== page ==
World Cup 2022 News Media Coverage Update
The news media’s coverage of the 2022 World Cup in Qatar is beginning to heat up in terms of bias and a few examples are leading the charts.
But first, an interesting piece in the New York Times reported several national reactions to World Cup 2022 goings-on including riots in Belgium over their loss to Morocco and Iran’s fury at USSF. If you read their coverage you might note some subtle bias against some teams and the results they obtain, but you really have to look.
But moving on to the second most interesting of all reactions, we come to the Ronaldo-haters among the news media incensed reaction to the penalty awarded CR7 against Ghana which they universally called a “soft penalty.”
Papa tried to find the section in the FIFA Laws of Game that referred to soft penalties, or to “not-enough-contact-for-a-foul” or even the section for “didn’t-foul-him-enough-for-a-call,” and golly-gee, he found no such section. The only issue is that now VAR will find many penalties (not all) that referees miss, and that has those whose teams are the victims of the calls, or who were rooting against the team that got the penalty called for them, annoyed. Too bad.
Surprisingly, the fact that the ref who allowed Serbia to foul Neymar out of the cup (so far) is the ref who then officiated the Portugal-Uruguay match–the UAE’s Mohammed Abdulla Hassan–in which he missed the calls mentioned below and had to be rescued by VAR in the big one, was not a talking point among most football pundits or other news media outlets.
Number one on the charts
Not surprisingly, the call made in favor of Portugal, awarding a penalty for Jose Maria Gimenez’s handball, is the overall English-language news media focus on “wrong calls at the cup”—almost unanimously they say it was not a penalty because the rules state that Gimenez is allowed to break his fall with his arm. Well, let’s take a real close look at that play.
Just what sort of contact resulted in Gimenez’s fall, certainly not that with the much smaller Bruno Fernandes. Look at what Gimenez did to the bigger Joao Felix in that same match and you get the impression he could also manhandle Fernandes like a rag doll. Did Gimenez’s feet go out from under him in the penalty area—nope. So, why the fall, you know, other than to obstruct his opponent, land on, or move the ball that has just nutmegged you, and stop your opponent’s ability to progress?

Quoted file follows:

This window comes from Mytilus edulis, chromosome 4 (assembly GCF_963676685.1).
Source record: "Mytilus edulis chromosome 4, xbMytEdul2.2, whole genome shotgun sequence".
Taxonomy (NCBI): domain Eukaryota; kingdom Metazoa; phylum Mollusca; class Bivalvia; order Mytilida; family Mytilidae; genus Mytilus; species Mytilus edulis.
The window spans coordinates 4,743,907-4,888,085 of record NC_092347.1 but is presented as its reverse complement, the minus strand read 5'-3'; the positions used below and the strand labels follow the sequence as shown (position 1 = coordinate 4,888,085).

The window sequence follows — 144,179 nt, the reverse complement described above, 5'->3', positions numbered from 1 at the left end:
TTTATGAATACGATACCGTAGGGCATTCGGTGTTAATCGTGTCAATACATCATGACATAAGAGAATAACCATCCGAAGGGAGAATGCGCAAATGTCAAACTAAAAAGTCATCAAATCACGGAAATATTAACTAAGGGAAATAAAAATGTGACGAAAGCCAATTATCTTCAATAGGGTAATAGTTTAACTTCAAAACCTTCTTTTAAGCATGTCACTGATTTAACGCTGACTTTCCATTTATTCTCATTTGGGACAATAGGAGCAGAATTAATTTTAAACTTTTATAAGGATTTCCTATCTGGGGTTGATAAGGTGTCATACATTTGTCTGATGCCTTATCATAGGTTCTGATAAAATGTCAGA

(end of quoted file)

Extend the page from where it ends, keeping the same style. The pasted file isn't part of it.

Most athletes know you don’t put your arm down straight like Gimenez did to break a fall because you are likely to break your arm, so what you do is cushion your fall with your arm bent. So, how many times have you broken your fall with your arm stretched out softly enough to move aside a ball which is behind you with your hand before your arm lands on the pitch to cushion your fall? If you can control your downward motion that much you are certainly not in need of breaking any fall. Most such arms put out to break a fall are put out somewhat bent and rather firmly and would have had the effect of really harming the arm had it been obstructed by any firm object on its way down, just ask the USA’s Josh Sargent about what happens when a limb strikes a ball while trying to break a trip or fall—or watch the video of his fall in the Iran-USA match.
If as you fall, your hand moves the ball to the side, and not forward as would be likely if, you know, physics were involved, but, say, it moved the ball in a direction advantageous to the “falling” defender, and you know, just coincidentally away from the forward progressing Fernandes, and, you know, in effect stopped Fernandes from progressing with the play, then you would have to consider yourself, as a defender that is, truly fortunate, or, you know, there is subterfuge afoot.
It was such a good act by Gimenez that it took a VAR review and slow-motion video to catch, but once you knew what to look for the deception leaped out at you like a floodlight turning on. Oh well.
Photo: Uruguay’s Jose Maria Gimenez, Shutterstock ID: 1501043573, by Jose Campos Rojas